Last month, Vermont legislators passed the most far-reaching statewide legislation in the nation to address the problem of single-use plastic pollution. Today, legislative champions of that bill joined with advocacy groups to urge Gov. Phil Scott to sign the legislation.
The bill (S.113), had overwhelming support in both the Senate (30-0) and the House (120-24). It takes aim at single-use plastic bags, straws, drink stirrers and expanded polystyrene.
“Plastic bags, straws, and polystyrene food containers clog up our recycling facilities, harm wildlife and litter our landscape,” said Representative Amy Sheldon (D-Middlebury), Chair of the House Natural Resources, Fish, & Wildlife Committee. “Banning them, like banning billboards, will distinguish Vermont as an environmental leader. I hope Governor Scott stands with the people of Vermont and signs S.113.”
Single-use plastics are a particularly pernicious form of pollution. With a useful life that is often no more than 15 minutes, this plastic can last in the environment for 500 years or more. Plastic pollution is choking our oceans and waterways, spoiling our environment, killing wildlife and threatening human health as well.
“It’s time for Governor Scott to put this law on the books,” said Jen Duggan, Vice President and Director of CLF Vermont. “These materials begin as dirty fossil fuels, expose us to harmful chemicals, and end up as litter and dangerous microplastics in our waterways. We can’t recycle our way out of this problem, and this bill is an important step forward in getting throwaway plastics out of Vermont.”
In passing S.113, Vermont lawmakers expressed concerns about the growing threat posed by single-use plastics. Global plastic production is increasing so rapidly that more plastic has been produced in the last 15 years than in all previous years combined.
“If you think that single-use plastics aren’t a problem in Vermont, think again,” said Paul Burns, Executive Director of the Vermont Public Interest Research Group. “Vermonters currently use at least 220 million single-use plastic bags per year. As for plastic straws, if each Vermonter used just one straw per week – a conservative estimate – that would equal 32.5 million straws per year in Vermont.”
Burns noted that that number of straws, stretched end to end, would reach nearly 3,600 miles; far enough to reach from Montpelier, VT to Montpellier, France.
Though plastic doesn’t biodegrade, it can eventually break down into tiny bits called microplastic, where it causes other, less visible threats. For instance, microplastics have been found in Lake Champlain, in tap water around the world, in 90% of bottled water, in sea salt, beer, and in fish, shellfish and other forms of wildlife. Hundreds of thousands of birds and marine animals die each year because of discarded plastics.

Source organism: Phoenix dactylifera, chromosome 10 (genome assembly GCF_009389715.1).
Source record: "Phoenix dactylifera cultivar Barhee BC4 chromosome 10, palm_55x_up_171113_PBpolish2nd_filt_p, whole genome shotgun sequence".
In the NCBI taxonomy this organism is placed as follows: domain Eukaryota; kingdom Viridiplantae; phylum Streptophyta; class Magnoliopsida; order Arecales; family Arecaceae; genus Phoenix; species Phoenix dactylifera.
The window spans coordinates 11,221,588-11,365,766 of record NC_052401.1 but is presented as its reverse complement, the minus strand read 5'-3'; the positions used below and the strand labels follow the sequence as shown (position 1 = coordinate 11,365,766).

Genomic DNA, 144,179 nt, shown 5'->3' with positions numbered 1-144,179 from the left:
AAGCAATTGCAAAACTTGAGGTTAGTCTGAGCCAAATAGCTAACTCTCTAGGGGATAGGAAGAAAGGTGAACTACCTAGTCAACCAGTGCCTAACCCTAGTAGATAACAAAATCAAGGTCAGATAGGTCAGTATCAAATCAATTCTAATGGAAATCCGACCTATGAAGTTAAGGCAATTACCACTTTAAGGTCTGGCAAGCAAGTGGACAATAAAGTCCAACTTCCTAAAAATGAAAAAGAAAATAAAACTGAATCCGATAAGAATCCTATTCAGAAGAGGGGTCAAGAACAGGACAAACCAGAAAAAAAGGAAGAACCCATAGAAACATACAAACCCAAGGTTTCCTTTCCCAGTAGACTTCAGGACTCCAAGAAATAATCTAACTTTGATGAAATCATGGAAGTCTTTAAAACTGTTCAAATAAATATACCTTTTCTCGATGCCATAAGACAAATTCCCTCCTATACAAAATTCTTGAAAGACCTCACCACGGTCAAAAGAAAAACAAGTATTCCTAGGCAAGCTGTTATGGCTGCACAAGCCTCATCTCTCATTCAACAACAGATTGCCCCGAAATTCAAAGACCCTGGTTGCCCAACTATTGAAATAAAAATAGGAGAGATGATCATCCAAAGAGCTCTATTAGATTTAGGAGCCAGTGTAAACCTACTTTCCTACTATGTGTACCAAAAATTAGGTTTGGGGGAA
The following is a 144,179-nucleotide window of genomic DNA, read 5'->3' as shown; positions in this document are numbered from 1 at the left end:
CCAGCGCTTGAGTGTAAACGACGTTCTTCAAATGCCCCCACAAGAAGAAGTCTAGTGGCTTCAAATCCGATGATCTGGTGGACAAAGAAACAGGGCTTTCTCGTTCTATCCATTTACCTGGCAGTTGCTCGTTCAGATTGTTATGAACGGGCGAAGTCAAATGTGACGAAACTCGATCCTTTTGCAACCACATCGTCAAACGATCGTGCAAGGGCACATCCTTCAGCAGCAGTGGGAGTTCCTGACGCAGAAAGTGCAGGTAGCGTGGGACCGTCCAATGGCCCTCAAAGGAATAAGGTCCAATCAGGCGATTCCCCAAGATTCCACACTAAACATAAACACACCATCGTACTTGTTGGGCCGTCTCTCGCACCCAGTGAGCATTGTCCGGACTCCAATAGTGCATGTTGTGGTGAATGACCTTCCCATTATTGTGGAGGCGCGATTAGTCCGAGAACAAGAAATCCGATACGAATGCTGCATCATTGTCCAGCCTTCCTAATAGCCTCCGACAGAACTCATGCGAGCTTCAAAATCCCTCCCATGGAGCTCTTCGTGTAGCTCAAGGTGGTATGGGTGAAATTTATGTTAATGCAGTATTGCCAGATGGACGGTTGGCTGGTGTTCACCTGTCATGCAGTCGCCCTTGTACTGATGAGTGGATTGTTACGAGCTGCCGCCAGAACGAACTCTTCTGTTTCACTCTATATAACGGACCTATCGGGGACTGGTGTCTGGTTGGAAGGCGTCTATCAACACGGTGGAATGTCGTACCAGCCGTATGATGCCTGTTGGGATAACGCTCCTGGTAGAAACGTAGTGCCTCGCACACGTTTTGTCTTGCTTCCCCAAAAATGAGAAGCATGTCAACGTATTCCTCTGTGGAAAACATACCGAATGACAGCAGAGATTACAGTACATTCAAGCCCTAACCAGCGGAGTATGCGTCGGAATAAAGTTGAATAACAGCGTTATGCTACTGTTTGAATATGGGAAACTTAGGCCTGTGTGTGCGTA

Plastic manufacturing began over a century ago, but widespread production increased dramatically after World War II. Over nine billion tons of plastic have been produced since then, and less than ten percent of that has been recycled.
Christopher Miller, Global Activism Strategy Manger at Ben & Jerry’s, noted that the company announced earlier this year that it will no longer offer plastic straws and spoons in any of its more than 600 Scoop Shops worldwide. The company also announced a plan to address plastic cups and lids used to serve ice cream by the end of 2020. “At Ben & Jerry’s, we understand that we can’t just recycle our way out of this problem,” Miller said. “We, and the rest of the world, need to get out of single-use plastic. That’s why we’re proud to stand with these activists and legislative champions today in urging Gov. Scott to sign the nation’s strongest anti-plastics bill into law.”
Today’s news conference took place outside the Ben & Jerry’s Scoop Shop on Church Street in Burlington.
Vermont bill S.113 is designed to ban the distribution of plastic bags, plastic drink stirrers, and expanded polystyrene food service products. It would also make straws available only upon request. More specific highlights of the legislation include:
- Plastic Bags: S.113 prohibits stores or food establishments from providing single-use plastic carryout bags to customers. This ban essentially applies to any carryout bag that is made of plastic and does not have stitched handles. Lawmakers were intentional about wanting to improve upon legislation elsewhere that allows the plastic bag industry to skirt bag bans by simply making thicker plastic bags. To further encourage the use of reusable bags, the Vermont bill also requires stores to charge 10 cents for every paper bag provided to a customer. Small paper bags would be exempt from this charge.
- Plastic Straws: S.113 prohibits establishments from automatically putting a plastic straw in their customers’ drinks. Instead, the bill allows for straws (not necessarily plastic) to be provided to customers upon request. Certain medical facilities are exempt from this restriction on plastic straws.
- Plastic Stirrers: The bill bans single-use plastic stirrers entirely.
- Expanded Polystyrene: No person will be allowed to sell expanded polystyrene (EPS) food service products or sell food or beverages in those same products under S.113. However, the law would not prohibit a person from storing or packaging a food or beverage in an EPS food service product for distribution out of state.
While passing S. 113 would be a major victory, the bill only begins to scratch the surface of the vast plastic pollution crisis. From eliminating unnecessary packaging to modernizing Vermont’s bottle bill, there’s a lot more we need to do. To learn more about VPIRG’s campaign to stop single-use plastics, visit https://www.vpirg.org/stop-single-use-plastics/.